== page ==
absolute stop-action, and it adjusts aperture accordingly.

To use Av and Tv effectively, you have to keep a close eye on the
shutter and aperture shown in the viewfinder to ensure that it
will be "correct" for what you want to achieve. It REALLY helps
if you have a good founding in the principles of photography so
that you can reasonably estimate the shutter speed or aperture to
any given effect you want to achieve. Could they be combined?
Yes, but it is simpler to think in terms of what you want to
control and let the camera do the math on the other setting. A
true combination does exist - P.

I find with my Rebel XT that when I try to out-think the camera
with Av, I usually blow it, so about the only time I use it is
when I have a specific DOF effect I want to achieve. I don't
shoot things that move, so I've never tried Tv. All things
considered, I think the Rebel does a damn fine job of balancing
shutter and aperture on P.

--
HP, aka Jerry
From: HEMI-Powered on
Alan Browne offered these thoughts for the group's consideration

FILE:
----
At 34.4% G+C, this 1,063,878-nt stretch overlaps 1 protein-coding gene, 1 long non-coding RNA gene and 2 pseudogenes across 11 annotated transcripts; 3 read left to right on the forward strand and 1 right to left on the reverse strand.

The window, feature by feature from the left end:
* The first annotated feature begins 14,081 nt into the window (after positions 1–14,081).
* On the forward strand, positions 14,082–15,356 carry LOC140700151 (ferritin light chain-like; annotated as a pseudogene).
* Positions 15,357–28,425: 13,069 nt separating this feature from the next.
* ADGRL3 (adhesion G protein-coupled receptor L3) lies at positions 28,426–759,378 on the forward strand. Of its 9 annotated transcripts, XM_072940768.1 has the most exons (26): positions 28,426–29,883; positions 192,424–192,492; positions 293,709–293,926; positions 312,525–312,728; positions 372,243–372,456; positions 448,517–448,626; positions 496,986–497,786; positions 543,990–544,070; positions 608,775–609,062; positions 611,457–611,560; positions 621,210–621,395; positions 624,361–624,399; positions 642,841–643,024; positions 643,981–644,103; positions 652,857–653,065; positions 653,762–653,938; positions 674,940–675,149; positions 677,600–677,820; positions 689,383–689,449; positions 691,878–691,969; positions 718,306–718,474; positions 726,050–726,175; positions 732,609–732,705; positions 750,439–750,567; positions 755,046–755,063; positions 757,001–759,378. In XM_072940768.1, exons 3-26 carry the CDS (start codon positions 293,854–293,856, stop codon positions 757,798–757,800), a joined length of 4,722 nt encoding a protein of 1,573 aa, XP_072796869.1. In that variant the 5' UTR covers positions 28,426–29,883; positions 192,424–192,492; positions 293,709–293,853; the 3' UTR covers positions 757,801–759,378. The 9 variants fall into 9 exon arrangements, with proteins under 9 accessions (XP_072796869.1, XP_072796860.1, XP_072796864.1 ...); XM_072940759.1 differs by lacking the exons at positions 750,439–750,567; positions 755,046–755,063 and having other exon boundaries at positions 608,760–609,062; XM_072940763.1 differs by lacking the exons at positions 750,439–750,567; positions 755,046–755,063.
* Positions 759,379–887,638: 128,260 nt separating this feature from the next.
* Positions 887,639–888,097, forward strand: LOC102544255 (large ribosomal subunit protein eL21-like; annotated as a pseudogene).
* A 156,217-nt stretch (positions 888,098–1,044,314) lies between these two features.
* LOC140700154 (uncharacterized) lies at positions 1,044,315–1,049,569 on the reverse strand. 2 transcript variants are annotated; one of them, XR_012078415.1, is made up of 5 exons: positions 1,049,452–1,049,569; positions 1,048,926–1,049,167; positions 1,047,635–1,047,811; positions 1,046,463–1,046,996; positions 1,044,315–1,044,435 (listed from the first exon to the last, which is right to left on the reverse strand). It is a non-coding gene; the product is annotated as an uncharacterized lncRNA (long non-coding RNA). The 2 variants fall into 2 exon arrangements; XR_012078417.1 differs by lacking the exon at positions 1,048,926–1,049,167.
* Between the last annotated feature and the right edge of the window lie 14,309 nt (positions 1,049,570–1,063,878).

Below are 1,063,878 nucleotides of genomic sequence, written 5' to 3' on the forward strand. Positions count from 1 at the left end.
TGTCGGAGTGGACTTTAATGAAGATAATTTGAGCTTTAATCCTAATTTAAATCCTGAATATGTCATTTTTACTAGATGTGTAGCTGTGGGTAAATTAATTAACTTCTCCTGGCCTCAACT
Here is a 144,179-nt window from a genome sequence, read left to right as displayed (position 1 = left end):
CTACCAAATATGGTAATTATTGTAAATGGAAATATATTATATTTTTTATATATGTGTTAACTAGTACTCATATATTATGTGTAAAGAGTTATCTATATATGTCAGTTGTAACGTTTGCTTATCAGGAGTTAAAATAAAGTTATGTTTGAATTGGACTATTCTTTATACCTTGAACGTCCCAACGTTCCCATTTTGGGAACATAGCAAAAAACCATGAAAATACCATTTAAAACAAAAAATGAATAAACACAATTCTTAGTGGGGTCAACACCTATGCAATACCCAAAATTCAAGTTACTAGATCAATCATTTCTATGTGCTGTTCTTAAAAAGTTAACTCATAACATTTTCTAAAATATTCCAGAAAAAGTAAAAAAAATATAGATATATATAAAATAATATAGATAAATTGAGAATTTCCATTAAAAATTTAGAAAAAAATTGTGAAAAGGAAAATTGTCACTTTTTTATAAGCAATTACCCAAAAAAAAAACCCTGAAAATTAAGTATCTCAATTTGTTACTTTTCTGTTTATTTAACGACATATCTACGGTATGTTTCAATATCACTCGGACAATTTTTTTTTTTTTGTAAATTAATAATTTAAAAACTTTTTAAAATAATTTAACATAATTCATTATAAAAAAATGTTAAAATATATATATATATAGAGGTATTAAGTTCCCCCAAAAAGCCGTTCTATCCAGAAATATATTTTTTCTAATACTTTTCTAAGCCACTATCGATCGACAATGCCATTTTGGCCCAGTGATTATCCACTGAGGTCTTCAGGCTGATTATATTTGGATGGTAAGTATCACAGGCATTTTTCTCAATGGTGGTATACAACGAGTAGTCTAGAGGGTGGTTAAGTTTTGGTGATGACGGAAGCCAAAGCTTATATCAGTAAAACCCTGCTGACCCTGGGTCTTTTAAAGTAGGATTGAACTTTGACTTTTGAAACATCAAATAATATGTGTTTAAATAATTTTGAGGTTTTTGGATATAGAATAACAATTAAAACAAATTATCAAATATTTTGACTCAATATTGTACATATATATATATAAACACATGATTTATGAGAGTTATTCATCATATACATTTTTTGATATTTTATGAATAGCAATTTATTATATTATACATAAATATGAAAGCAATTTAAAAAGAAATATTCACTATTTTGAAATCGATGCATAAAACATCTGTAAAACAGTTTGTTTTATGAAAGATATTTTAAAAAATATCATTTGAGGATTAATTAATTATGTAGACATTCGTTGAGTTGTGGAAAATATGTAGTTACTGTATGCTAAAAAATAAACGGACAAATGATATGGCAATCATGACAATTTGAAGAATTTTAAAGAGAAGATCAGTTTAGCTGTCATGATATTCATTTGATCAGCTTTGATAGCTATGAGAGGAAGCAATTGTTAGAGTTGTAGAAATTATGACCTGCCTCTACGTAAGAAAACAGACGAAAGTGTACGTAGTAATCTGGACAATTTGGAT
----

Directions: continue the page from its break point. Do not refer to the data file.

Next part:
of the matter at hand:

> the_niner_nation wrote:
>> As per title, what is the difference between these 2 shooting
>> modes? According to the manual, both allow you to define or
>> set your own aperture whilst the camera sets a shuuter speed
>> to deliver a correct exposure...if thats the case, then why
>> are there 2 modes ro do almost the same thing?
>
> "P" mode makes an initial selection for you of both aperture
> and speed (based on metered light, ISO setting, max lens
> aperture and Canon's particular P algorithm) and then lets you
> "program shift" as desired in either aperture or speed.
>
> "Av" locks the exposure speed according to your chosen
> aperture (and ISO setting). You vary the aperture only.
>
> On top of both of the above is the exposure-compensation that
> you enter to offset for the metering.
>
I added Tv because it is a natural adjunct to the OP's overall
question. You correctly amplified my remarks by noting that ISO
modifies how all 3 modes will compute, and the camera's AE can be
overridden to at least +/- 2 stops. I don't do that much, but isn't
that EV?

--
HP, aka Jerry
From: Alan Browne on
HEMI-Powered wrote: